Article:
An integral pluralist Theory of Everything also encompasses a revised and updated version of the Great Chain of Being as multiple explanatory levels. The original version is “matter, body, mind, soul and spirit.” A more nuanced re-visioning includes the physical, biological, neurological, physiological, psychological, interpersonal, sociological, cognitive, imaginative, volitional, ethical, intuitive, teleological and ontological levels. These levels of being are connected holistically and relationally rather than reductively. A reductive materialist paradigm reduces all levels ultimately to the physical level alone, that is, to physics. A holistic idealist model of reality relates all levels of existence as “nested” within the Fullness of Being and Universal Mind rather than reduced to Lifeless and Mindless Dust in the  “nihil” of physical oblivion.

OK, so these represent two different worldviews. Materialists and Idealists both have their own versions of a Theory of Everything. One starts with Being and Mind. The other starts with “Matter in the Void.” Dualists and Panpsychists also have their own Theories of Everything as well. For Dualists reality consists of two separate and non-overlapping realms, Spirit and Matter, Mind and Body. For Panpsychists Mind and Matter are not “dual” but rather “non-dual” in their relationship as the implicit and explicit, internal and external, mental and physical, subjective and objective aspects of a single co-arising reality.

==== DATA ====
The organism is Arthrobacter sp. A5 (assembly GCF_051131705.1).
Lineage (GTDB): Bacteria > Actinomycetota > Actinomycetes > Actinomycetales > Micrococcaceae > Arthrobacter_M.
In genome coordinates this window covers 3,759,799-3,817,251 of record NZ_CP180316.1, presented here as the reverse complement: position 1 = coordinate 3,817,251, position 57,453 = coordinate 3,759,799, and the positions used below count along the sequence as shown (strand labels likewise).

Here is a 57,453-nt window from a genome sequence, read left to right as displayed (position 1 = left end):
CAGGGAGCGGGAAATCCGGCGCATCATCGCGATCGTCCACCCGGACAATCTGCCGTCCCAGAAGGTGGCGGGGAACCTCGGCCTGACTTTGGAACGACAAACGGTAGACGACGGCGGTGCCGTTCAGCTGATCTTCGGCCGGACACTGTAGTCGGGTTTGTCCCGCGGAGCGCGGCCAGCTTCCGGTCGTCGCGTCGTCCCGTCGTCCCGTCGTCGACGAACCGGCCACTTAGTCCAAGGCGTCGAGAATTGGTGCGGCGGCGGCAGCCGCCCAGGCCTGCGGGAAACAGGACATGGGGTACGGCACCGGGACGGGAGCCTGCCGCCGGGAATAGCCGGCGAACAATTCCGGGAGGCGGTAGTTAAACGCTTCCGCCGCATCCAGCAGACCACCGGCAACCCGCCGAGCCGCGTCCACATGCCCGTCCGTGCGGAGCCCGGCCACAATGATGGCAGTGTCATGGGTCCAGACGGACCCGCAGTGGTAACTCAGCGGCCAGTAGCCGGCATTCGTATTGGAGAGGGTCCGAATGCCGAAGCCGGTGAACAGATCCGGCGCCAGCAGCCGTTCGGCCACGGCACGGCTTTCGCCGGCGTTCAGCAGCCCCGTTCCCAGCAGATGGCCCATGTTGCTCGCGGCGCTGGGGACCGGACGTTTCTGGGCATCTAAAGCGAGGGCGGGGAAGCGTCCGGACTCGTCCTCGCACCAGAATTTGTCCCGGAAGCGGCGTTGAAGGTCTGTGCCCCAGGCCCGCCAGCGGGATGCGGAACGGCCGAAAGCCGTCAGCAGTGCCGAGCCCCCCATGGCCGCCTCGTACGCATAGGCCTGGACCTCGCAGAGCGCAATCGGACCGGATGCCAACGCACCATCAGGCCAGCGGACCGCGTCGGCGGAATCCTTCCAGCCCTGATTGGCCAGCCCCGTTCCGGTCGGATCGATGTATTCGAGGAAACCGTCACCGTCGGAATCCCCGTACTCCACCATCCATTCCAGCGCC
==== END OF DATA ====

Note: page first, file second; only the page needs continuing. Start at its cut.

Where do we go from here as “seekers?” How do we best account for our real differences in the ways we react and respond to the fundamental questions of life?

One way to account for these persistent differences is in the study of brain-hemisphere dominance. Leonard Shain explored this territory in his book “The Alphabet and the Goddess.” Iain McGilchrist has more recently explored it in “The Master and His Emissary: The Divided Mind and the Making of the Western World.” Some people primarily see the world through the faculties of the right-brain. Their view is holistic, introspective, intuitive, affective, and perceptive. Other people primarily see the world through the faculties of the left-brain. Their view is reductive, empirical, sensory, cognitive and judicial. The right-brain is looking for and naturally sees “both-and.” the left brain is looking for and naturally sees “either-or.” Each side sees what it is looking for, and minimizes the influence of the other side of the brain. In “whole-brain learning” one attempts to integrate the two hemispheres in such a way as to make room for “both-and paradox” and “either-or logic,” for whole and parts, imagination and reason, art and science.

Another approach is to recognize that some people have a higher need for certitude than others, while others are more comfortable with ambiguity. Eric Hoffer’s book “The True Believer” and Robert Jay Lifton’s book, “The Protean Self” both explore this relationship between certitude and ambiguity, as well as the relationship between those who seek a single exclusive explanatory answer and those who prefer to live in a world with multiple and inclusive explanatory answers to the big questions they ask in life.